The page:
by Edward Holland

 

After decades of countless films and television series, Tsuburaya Productions broke significant ground with the highly anticipated Tsuburaya Convention (Tsubucon for short), held December 14 and 15, 2019 at Tokyo Dome City. their first convention gathering of fans from Japan, America, Taiwan, Hong Kong, and China. Eager to meet their Ultra heroes, fans descended upon Tsubucon snatching up coveted exclusives and attending breakout panels, concerts and parties over the two-day weekend at the largest festival in Tsuburaya Productions’ history.

©Tsuburaya Productions ©Eiichi Shimizu, Tomohiro Shimoguchi ©Ultraman Production Consortium
©Tsuburaya Productions ©Eiichi Shimizu, Tomohiro Shimoguchi ©Ultraman Production Consortium

During opening ceremonies in the aptly titled Prism Hall, director Shinji Higuchi (Shin Godzilla, Nadia: The Secret of Blue Water) and actor Takumi Saito (Wotakoi: Love is Hard for an Otaku, 13 Assassins) discussed their nostalgic memories of growing up with the King of the Heroes. The lasting vision of designer Tohl Narita, who helped flesh out the heroes, monsters, and machinery of Ultra Q, Ultraman, Ultraseven, and Mighty Jack series was championed along with episodic directors, production crews, and the old man himself, director, Eiji Tsuburaya, the God of Tokusatsu.

Saito and Higuchi unveil Shin Ultraman maquette ©Tsuburaya Productions
Saito and Higuchi unveil Shin Ultraman maquette ©Tsuburaya Productions

Higuchi and Saito unveiled preliminary designs for the hotly anticipated Shin Ultraman, set for release in 2021, which reunites Higuchi with longtime collaborator and creator of Neon Genesis Evangelion, Hideaki Anno. The new streamlined design this incarnation of Ultraman is patterned on elements of Tohl Narita’s painting "Incarnation of Truth, Justice and Beauty" and the body of 1966 suit actor Satoshi Furuya, who was also a special guest during the weekend festivities. Future anime series, including of a continuation of the Netflix Ultraman series based on the manga by Eiichi Shimizu and Tomohiro Shimoguchi, and upcoming attractions, such as the SSSS.Gridman stage play, were also lauded over with heavy applause and jubilant cheers from the audience.

M1GO's GID Jiras Vinyl Figure ©Tsuburaya Productions
M1GO's GID Jiras Vinyl Figure ©Tsuburaya Productions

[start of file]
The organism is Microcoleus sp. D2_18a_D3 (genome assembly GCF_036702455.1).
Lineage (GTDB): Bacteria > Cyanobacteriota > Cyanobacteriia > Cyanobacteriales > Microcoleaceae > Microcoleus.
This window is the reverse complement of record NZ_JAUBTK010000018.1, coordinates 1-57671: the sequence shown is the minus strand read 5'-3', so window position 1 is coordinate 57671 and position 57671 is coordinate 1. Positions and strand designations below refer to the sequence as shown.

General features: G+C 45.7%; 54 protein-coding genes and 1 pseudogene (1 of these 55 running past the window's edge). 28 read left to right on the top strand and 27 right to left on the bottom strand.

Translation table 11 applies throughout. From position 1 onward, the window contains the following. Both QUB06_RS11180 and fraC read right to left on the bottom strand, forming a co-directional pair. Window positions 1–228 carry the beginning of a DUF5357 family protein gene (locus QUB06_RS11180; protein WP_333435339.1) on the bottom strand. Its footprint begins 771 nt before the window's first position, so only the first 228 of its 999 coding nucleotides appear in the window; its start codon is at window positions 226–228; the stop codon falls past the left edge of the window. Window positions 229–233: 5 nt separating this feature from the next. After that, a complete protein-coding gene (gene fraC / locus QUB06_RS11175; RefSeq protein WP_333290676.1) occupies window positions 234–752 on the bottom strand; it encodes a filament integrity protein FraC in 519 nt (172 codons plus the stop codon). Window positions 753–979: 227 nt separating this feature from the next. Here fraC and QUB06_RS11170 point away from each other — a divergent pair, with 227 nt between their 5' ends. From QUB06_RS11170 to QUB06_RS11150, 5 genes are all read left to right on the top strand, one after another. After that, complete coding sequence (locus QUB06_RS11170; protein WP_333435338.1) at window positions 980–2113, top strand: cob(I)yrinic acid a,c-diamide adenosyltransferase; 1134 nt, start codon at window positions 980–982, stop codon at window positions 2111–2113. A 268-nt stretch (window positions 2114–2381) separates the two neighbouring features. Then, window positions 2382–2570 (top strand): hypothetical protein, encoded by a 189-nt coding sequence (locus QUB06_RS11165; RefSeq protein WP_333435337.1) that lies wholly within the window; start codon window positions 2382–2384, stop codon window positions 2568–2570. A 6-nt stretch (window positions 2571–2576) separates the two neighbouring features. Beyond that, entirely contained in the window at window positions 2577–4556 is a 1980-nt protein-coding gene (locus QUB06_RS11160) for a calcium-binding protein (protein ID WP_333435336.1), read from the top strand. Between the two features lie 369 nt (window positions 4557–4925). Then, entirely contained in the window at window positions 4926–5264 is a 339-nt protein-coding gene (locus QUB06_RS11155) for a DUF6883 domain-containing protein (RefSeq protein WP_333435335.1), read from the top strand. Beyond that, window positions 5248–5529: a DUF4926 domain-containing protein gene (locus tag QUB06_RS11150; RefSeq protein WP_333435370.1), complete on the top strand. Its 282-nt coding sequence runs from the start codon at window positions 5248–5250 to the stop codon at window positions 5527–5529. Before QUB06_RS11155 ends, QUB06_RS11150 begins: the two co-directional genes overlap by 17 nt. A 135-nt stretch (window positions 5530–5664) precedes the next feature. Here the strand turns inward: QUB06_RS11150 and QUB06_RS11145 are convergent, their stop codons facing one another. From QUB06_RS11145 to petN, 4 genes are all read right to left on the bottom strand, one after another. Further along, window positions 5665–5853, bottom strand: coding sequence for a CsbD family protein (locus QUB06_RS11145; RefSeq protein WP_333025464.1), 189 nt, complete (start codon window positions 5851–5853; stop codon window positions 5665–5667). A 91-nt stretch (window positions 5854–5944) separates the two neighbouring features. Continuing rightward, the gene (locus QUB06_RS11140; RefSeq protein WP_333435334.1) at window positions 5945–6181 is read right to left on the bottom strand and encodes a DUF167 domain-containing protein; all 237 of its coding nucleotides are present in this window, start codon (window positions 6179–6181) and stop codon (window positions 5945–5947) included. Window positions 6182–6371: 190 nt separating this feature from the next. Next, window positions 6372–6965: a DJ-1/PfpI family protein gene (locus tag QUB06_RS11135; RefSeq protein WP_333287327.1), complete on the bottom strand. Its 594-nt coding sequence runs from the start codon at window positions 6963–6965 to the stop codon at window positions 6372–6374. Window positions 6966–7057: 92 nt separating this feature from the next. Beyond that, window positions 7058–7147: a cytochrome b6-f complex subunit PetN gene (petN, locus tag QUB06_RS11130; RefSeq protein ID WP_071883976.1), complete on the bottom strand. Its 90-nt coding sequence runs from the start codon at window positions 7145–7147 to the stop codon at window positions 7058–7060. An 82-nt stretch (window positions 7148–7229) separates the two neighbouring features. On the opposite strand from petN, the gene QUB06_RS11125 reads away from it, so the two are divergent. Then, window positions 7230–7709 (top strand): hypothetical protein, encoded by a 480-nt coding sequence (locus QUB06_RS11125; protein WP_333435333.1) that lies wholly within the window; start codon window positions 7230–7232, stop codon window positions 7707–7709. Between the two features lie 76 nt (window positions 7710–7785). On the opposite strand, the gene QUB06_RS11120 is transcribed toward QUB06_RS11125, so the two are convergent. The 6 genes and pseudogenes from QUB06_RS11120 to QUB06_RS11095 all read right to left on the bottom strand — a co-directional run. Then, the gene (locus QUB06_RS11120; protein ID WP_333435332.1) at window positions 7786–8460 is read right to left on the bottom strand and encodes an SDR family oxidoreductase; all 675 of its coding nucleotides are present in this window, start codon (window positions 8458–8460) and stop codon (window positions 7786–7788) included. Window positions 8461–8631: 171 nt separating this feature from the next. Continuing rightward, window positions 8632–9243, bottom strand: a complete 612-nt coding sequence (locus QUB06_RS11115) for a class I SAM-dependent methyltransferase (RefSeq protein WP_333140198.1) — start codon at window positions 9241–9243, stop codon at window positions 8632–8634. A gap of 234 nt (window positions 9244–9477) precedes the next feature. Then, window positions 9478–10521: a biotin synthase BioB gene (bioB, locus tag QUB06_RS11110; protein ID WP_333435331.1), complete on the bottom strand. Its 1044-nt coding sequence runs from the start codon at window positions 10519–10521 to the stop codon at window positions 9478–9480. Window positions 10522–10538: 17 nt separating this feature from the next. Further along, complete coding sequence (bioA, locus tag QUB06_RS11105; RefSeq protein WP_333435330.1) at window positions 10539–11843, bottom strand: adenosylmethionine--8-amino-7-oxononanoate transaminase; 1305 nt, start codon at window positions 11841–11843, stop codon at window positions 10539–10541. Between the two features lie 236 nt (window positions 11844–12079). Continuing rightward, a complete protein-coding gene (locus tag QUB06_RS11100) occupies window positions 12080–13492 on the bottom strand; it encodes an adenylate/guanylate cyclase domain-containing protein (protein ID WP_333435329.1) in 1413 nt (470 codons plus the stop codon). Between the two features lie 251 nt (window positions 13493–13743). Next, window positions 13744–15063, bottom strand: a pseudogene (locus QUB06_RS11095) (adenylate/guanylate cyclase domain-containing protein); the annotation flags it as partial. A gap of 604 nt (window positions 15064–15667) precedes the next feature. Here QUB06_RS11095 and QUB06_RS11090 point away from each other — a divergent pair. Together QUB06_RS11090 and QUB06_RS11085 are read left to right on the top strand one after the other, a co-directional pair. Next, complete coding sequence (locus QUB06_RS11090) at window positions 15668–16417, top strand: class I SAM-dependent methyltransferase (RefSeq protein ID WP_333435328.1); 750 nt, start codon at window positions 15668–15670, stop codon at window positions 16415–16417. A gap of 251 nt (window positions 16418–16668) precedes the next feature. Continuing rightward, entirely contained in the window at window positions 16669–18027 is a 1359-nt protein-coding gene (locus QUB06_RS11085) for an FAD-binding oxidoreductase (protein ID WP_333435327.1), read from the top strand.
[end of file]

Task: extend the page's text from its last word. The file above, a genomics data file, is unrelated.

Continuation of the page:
As seasoned fans and novices dived deep into the vast world of beloved characters like Mirrorman and Ultraman Taiga, the overflowing sales floor at Tsuburaya Wonderfestival provided a fountain of goods, photo booths, and exhibits. Many fans had the opportunity to see celebrity guests they have always dreamed of meeting and, with the permission of Tsuburaya, artisans released one-day figures and merchandise, covering everything from Ultraman to Ultraman Zearth for voracious customers.

 Ultraman Live Music Symphony evening show farewell ©Tsuburaya Productions
Ultraman Live Music Symphony evening show farewell ©Tsuburaya Productions

Fifteen separate talk shows and two premium priced dinner parties with original actors from the treasured shows were held at the Tokyo Dome Hotel, but the most frequented galas were the Sunday Ultraman Music Live symphonic concerts, featuring the Tokyo Philharmonic Orchestra with appearances by theme song artists, and actors. The second evening performance closed out the resounding fanfare with stars, Susumu Kurobe, Hiroko Sakurai, and the Ultra heroes.

Redman comic artist, Matt Frank was thrilled by enthusiastic fans who stopped by. “The fandom was vitally strong for this first outing of Tsubucon,” said Frank. Additional artists present were Yuji Kaida, Shinji Nishikawa, and Hiroshi Kanatani.

©Tsuburaya Productions
©Tsuburaya Productions

At the opening ceremony, Saito reflected, “When I was chosen as the man who would become an Ultraman, I didn't think I would really be able to transform. It was like a dream.” And just like a fantasy fulfilled, the original series since its first broadcast in 1966, has been televised in more than 100 regions and several languages across the nebula. It was pure bliss to visit the first successful Tsubucon and hopefully many more to come, where others will relish the shining spirit of a company founded on entertainment based on peace, love, surprise, and hope for the future.

Edward L. Holland is a photojournalist living and working in Japan. He has written for Stars and Stripes Japan, Famous Monsters of Filmland, and is a recipient of a community service award from the cabinet office of the Government of Japan.

 

 



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